Posted at: 05/11/2013 10:27 PM
Updated at: 05/12/2013 12:07 PM
By: Steve Flamisch
ALBANY -- Gun control advocates rallied Saturday in Washington Park as part of a unified push for "middle-ground solutions" at the federal level.
The group Moms Demand Action for Gun Sense in America staged similar rallies in cities across the country, unveiling "A Mother's Bill of Rights" that includes, among others, a mom's right to know her children are safe.
"Eight children die every day in this country from gun violence," Pam Dudoff, co-leader of the group's local chapter, told NewsChannel 13. "There are a lot of mothers that are grieving their children."
Dudoff and her fellow advocates want to make gun trafficking a federal crime with stiffer penalties, and they are calling for a federal ban on assault weapons, magazines that hold more than 10 rounds, and online sales of ammunition. They also want large ammo purchases reported to the ATF.
Their agenda endured a setback last month when the U.S. Senate voted down a bill to expand background checks on commercial gun sales. Fifty-four senators -- including those who represent Mass., N.Y., and Vt. -- voted in favor of the bill, but 46 senators voted against it. Sixty votes were needed for passage.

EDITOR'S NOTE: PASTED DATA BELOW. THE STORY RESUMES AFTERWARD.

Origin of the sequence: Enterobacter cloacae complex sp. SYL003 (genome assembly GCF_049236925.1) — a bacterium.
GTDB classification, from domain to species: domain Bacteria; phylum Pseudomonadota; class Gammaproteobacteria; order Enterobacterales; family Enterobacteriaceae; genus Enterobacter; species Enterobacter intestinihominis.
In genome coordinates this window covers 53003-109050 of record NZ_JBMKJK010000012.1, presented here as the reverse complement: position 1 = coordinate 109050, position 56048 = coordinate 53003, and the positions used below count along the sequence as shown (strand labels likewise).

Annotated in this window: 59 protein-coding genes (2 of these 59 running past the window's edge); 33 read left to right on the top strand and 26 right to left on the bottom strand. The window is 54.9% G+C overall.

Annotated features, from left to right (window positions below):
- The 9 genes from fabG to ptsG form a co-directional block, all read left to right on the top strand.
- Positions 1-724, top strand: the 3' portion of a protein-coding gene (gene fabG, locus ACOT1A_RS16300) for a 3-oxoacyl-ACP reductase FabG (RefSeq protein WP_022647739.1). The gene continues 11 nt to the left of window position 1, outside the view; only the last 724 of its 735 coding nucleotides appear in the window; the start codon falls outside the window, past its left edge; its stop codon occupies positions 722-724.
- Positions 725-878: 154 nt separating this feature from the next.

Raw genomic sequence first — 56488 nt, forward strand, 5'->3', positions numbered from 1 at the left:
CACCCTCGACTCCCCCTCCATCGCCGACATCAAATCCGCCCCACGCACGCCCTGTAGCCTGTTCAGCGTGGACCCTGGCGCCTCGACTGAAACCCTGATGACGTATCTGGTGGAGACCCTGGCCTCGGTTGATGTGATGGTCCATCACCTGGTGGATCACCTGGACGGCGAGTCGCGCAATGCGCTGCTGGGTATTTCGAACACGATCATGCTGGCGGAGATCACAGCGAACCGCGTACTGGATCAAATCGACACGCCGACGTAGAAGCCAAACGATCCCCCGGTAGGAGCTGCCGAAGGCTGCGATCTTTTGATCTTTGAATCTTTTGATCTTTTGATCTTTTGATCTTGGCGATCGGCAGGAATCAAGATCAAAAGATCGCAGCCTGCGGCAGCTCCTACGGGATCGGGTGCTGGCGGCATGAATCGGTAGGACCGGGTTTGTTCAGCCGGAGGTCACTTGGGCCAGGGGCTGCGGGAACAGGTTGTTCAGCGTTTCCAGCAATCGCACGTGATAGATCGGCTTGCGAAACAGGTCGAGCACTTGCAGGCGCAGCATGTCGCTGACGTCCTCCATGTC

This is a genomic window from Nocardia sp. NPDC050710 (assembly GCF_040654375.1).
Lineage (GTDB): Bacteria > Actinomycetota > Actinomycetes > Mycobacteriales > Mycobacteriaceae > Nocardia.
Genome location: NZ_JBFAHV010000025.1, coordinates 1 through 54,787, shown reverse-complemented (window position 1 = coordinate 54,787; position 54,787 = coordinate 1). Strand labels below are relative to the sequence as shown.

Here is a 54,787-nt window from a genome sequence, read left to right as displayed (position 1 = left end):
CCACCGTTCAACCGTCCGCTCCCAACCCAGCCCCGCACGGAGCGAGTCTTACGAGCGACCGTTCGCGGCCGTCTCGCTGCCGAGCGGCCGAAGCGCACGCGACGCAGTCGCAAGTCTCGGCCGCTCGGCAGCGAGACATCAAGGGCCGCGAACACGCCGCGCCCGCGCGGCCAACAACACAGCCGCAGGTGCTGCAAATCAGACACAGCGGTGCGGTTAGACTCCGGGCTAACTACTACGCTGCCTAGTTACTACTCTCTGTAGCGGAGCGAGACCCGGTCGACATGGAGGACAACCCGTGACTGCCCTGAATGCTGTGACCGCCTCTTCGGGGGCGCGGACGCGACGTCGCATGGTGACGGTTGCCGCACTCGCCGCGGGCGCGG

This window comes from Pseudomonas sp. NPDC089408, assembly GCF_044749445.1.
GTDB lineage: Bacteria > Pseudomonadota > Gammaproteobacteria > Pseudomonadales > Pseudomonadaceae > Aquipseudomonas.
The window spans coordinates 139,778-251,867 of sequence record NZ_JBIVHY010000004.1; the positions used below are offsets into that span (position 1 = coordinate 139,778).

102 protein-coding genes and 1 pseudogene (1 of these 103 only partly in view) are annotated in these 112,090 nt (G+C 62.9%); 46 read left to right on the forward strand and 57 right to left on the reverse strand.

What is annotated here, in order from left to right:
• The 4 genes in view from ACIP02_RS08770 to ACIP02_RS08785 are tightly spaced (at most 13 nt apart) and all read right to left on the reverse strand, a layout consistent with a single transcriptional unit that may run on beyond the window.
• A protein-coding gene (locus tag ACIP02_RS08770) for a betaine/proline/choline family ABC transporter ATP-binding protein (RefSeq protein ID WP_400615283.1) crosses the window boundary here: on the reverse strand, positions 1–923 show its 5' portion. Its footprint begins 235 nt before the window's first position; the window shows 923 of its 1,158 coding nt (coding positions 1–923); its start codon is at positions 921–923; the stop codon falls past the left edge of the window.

"Our senators failed us," Dudoff said.
At its annual convention earlier this month in Houston, the National Rifle Association (NRA) celebrated the bill's defeat and vowed even more opposition to efforts to strengten the nation's gun laws.
"We will never back away from our resolve to defend our rights," NRA Executive Vice President Wayne LaPierre said on May 3.
In a twist, a growing number of people on the NRA's side of the debate are women. Statistics show the number of female gun owners has grown by 77 percent over the last seven years.
"A couple of years ago, I had a home invasion and was held-up at gunpoint," gun owner Marilou Robbins told NBC News at the NRA Convention. "I was lucky enough to get away."
Dudoff said she understands the need to protect oneself, but she insisted guns put children at risk.
"Right now, as a mom defending my children and everybody else's children [means] advocating for stronger gun laws," she said.
Her group was joined at the rally by Grannies for Peace, SNUG (guns spelled backward), and Pastor Willie D. Bacote of the Missing Link A.M.E. Zion Church in Troy.
Despite high-profile acts of gun violence such as the December shooting spree at Sandy Hook Elementary School in Newtown, Conn., overall gun violence is actually down.
The number of crimes committed with guns dropped 70 percent from 1993 to 2011, according to statistics provided by the U.S. Justice Department. Murders committed with guns fell 39 percent during that same time.